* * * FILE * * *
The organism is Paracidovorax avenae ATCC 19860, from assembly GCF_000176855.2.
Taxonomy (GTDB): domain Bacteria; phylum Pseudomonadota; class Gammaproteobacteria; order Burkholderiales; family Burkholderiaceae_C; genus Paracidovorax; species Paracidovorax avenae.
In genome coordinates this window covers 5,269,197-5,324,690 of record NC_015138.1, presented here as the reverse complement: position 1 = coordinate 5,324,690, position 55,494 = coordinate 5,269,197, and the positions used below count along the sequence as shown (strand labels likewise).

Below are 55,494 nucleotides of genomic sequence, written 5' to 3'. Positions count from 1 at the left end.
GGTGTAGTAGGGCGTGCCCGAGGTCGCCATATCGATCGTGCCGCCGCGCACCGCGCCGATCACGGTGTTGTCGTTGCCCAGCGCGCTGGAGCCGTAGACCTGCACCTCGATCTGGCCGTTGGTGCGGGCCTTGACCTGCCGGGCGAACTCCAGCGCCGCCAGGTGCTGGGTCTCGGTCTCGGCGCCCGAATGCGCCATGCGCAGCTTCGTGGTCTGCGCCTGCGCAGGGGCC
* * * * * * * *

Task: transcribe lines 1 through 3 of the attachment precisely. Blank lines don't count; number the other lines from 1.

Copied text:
The organism is Paracidovorax avenae ATCC 19860, from assembly GCF_000176855.2.
Taxonomy (GTDB): domain Bacteria; phylum Pseudomonadota; class Gammaproteobacteria; order Burkholderiales; family Burkholderiaceae_C; genus Paracidovorax; species Paracidovorax avenae.
In genome coordinates this window covers 5,269,197-5,324,690 of record NC_015138.1, presented here as the reverse complement: position 1 = coordinate 5,324,690, position 55,494 = coordinate 5,269,197, and the positions used below count along the sequence as shown (strand labels likewise).